A 2-year study in Sprague Dawley rats at oral (gavage) doses of up to 200 mg per kg of body weight per day (mg/kg/day) (approximately 160 and 190 times the maximum recommended daily oral dose in adults and children, respectively, on a mg per square meter of body surface area basis) and a 92-week study in mice at oral doses of up to 100 mg/kg/day (approximately 40 and 50 times the maximum recommended daily oral dose in adults and children, respectively, on a mg per square meter of body surface area basis) found no evidence of carcinogenicity or tumorigenicity {01}.

Mutagenicity

Montelukast was not found to be mutagenic or clastogenic in the microbial mutagenesis assay, the V-79 mammalian cell mutagenesis assay, the alkaline elution assay in rat hepatocytes, the chromosomal aberration assay in Chinese hamster ovary cells, and the in vivo mouse bone marrow chromosomal aberration assay {01}.

Pregnancy/Reproduction
Fertility—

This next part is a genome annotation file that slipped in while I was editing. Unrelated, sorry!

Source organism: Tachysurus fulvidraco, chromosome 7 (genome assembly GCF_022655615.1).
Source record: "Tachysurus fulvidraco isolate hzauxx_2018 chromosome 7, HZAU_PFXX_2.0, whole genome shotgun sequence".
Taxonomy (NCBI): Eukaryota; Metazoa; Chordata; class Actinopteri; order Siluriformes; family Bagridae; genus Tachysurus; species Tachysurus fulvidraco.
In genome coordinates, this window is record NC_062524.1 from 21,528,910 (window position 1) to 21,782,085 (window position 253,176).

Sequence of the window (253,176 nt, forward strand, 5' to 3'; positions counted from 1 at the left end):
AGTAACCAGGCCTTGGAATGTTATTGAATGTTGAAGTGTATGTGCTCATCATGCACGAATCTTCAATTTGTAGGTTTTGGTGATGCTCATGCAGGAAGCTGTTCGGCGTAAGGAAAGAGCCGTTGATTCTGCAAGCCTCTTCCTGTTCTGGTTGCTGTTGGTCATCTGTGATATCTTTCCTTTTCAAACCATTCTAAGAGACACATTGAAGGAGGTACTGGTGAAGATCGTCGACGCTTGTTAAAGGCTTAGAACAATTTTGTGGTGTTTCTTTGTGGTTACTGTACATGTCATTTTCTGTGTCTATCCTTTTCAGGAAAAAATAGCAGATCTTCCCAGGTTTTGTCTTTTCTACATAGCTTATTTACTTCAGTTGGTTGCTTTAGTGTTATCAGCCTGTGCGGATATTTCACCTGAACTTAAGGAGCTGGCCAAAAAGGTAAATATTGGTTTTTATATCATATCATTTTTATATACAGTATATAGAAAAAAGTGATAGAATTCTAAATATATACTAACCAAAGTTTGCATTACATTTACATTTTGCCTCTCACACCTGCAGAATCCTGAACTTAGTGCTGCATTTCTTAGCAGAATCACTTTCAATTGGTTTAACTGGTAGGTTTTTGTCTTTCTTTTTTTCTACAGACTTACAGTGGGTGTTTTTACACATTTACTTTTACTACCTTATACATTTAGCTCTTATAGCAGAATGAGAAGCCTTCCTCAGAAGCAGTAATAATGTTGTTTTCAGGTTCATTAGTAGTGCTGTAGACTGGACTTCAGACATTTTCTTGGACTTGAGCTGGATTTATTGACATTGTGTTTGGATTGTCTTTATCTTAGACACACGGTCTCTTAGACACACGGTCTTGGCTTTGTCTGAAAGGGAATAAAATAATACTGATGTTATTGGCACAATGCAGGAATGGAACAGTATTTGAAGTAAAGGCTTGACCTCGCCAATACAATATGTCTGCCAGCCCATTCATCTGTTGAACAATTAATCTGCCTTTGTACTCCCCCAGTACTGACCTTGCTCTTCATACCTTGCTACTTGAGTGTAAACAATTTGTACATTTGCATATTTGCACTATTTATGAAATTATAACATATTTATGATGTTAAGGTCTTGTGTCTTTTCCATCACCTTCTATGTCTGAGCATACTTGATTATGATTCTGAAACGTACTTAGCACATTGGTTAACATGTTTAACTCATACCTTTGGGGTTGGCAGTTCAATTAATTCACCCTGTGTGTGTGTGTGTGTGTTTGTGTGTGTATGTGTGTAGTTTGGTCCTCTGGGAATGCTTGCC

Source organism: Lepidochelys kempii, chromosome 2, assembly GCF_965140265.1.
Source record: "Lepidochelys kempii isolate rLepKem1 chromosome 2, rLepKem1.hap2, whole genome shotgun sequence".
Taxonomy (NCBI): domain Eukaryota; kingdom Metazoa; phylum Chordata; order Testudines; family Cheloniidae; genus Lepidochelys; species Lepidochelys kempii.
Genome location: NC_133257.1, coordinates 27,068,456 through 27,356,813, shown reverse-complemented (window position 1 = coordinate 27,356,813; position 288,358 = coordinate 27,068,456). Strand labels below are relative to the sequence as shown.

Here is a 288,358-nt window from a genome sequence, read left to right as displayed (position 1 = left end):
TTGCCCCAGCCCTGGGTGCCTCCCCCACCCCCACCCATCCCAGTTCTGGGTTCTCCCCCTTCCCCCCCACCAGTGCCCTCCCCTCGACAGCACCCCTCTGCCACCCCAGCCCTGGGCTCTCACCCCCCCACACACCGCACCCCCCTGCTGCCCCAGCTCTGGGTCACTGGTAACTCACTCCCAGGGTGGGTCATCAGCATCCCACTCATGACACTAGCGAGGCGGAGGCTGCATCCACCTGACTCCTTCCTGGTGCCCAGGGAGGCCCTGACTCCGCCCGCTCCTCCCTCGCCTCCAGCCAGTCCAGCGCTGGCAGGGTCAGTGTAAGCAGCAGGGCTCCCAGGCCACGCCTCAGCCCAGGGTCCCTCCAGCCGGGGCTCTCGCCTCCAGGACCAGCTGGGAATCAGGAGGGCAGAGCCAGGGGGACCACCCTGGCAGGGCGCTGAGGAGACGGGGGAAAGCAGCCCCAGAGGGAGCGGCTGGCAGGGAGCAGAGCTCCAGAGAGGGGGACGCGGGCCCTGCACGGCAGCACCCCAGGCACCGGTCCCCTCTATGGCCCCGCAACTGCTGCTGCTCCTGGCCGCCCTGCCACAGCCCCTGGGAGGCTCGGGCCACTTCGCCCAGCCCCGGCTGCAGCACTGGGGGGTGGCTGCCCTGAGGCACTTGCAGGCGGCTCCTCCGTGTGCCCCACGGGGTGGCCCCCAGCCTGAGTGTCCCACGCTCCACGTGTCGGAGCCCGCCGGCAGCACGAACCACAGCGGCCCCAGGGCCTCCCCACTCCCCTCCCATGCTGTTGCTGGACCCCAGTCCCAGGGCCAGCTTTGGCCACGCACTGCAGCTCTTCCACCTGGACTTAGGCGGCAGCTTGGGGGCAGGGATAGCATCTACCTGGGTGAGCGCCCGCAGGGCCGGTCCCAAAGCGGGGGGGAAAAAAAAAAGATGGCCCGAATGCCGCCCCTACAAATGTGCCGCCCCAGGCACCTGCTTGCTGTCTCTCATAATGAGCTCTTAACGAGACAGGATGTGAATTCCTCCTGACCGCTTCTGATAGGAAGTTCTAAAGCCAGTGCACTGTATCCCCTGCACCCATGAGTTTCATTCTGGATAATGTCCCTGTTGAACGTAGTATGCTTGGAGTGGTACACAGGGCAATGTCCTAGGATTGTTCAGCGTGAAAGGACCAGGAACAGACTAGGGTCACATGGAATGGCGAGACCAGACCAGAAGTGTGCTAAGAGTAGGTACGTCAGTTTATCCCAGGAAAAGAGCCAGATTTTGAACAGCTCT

A reduction in fertility was seen in female rats on oral doses of montelukast of 200 mg/kg (approximately 160 times the maximum recommended daily oral dose in adults, on a mg per square meter of body surface area basis). {01} However, no effects on fertility were seen in female rats on oral doses of montelukast of 100 mg/kg (approximately 80 times the maximum recommended daily oral dose in adults, on a mg per square meter of body surface area basis). {01} No reduction in fertility was seen in male rats at oral doses of up to 800 mg/kg (approximately 650 times the maximum recommended daily oral dose in adults, on a mg per square meter of body surface area basis). {01}